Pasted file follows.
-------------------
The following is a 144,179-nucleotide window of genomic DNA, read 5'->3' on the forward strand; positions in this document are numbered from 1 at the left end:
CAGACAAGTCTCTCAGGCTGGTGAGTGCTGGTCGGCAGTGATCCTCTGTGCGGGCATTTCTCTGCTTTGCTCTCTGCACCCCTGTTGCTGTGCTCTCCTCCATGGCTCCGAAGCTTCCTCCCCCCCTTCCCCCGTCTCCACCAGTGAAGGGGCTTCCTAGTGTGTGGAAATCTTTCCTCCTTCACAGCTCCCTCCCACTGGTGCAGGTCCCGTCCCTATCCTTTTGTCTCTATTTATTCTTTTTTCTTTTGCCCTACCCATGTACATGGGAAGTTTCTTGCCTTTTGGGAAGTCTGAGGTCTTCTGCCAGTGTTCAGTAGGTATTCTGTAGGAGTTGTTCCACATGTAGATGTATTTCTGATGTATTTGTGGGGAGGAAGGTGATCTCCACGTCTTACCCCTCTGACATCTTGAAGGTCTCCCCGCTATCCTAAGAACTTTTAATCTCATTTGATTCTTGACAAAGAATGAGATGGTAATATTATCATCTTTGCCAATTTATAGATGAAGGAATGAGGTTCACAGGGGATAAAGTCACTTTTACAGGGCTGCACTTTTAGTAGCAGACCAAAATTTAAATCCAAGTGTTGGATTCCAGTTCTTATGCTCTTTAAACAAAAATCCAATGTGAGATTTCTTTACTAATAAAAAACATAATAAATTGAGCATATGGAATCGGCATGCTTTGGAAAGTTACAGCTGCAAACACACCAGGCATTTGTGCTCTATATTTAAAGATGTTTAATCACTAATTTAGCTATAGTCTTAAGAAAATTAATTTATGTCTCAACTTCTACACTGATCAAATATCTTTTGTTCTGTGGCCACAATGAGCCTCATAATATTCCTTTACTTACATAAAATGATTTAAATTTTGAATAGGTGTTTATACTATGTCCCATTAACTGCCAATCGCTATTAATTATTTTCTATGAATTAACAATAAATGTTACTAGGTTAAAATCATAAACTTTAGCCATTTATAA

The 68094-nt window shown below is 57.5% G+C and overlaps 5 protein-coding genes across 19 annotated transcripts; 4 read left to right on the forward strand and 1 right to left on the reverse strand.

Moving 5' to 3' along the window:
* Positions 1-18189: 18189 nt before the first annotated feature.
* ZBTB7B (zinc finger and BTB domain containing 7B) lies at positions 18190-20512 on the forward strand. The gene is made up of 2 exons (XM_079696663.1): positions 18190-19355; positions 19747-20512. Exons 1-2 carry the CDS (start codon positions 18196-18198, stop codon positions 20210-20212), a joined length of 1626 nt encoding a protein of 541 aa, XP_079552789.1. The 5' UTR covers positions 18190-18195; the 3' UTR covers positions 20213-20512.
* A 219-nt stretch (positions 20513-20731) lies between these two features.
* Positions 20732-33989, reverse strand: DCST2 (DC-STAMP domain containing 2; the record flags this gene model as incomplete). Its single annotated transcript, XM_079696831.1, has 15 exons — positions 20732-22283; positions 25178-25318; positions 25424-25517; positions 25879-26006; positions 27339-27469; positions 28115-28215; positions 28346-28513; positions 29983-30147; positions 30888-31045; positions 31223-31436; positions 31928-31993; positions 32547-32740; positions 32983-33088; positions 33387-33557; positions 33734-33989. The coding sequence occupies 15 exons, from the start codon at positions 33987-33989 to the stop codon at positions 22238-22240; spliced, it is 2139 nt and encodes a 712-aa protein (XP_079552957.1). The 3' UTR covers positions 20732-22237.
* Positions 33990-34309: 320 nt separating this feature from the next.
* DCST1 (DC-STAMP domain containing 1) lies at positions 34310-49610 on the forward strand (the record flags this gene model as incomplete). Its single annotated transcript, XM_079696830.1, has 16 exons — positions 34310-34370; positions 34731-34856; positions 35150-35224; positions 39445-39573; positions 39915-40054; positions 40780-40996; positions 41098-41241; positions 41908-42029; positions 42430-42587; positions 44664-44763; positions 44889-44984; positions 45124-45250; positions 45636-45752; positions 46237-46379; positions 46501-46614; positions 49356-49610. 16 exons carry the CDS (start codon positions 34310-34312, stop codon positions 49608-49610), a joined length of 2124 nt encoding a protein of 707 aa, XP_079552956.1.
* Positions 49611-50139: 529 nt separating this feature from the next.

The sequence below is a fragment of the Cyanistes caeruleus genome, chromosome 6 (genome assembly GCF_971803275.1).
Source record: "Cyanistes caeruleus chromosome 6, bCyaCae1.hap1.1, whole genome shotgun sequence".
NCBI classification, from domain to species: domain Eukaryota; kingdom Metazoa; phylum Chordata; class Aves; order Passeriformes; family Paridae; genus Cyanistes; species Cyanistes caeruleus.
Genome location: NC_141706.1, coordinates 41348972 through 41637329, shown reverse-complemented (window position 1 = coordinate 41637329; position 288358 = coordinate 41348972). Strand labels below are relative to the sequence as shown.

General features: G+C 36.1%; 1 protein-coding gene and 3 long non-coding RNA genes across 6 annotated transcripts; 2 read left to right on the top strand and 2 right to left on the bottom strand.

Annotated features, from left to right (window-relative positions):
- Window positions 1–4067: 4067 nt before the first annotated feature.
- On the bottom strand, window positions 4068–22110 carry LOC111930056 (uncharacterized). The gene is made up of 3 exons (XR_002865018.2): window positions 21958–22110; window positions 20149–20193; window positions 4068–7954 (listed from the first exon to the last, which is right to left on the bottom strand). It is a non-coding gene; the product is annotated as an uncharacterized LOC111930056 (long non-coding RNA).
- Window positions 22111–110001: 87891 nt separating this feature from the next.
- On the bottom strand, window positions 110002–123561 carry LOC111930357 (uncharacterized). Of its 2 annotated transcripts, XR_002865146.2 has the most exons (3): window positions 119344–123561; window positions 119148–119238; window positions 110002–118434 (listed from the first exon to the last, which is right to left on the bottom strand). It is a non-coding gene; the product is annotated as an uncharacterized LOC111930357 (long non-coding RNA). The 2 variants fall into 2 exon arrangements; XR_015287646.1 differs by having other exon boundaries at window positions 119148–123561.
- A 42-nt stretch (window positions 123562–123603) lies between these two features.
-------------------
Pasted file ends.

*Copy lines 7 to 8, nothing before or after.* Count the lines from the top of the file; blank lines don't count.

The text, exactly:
* A 219-nt stretch (positions 20513-20731) lies between these two features.
* Positions 20732-33989, reverse strand: DCST2 (DC-STAMP domain containing 2; the record flags this gene model as incomplete). Its single annotated transcript, XM_079696831.1, has 15 exons — positions 20732-22283; positions 25178-25318; positions 25424-25517; positions 25879-26006; positions 27339-27469; positions 28115-28215; positions 28346-28513; positions 29983-30147; positions 30888-31045; positions 31223-31436; positions 31928-31993; positions 32547-32740; positions 32983-33088; positions 33387-33557; positions 33734-33989. The coding sequence occupies 15 exons, from the start codon at positions 33987-33989 to the stop codon at positions 22238-22240; spliced, it is 2139 nt and encodes a 712-aa protein (XP_079552957.1). The 3' UTR covers positions 20732-22237.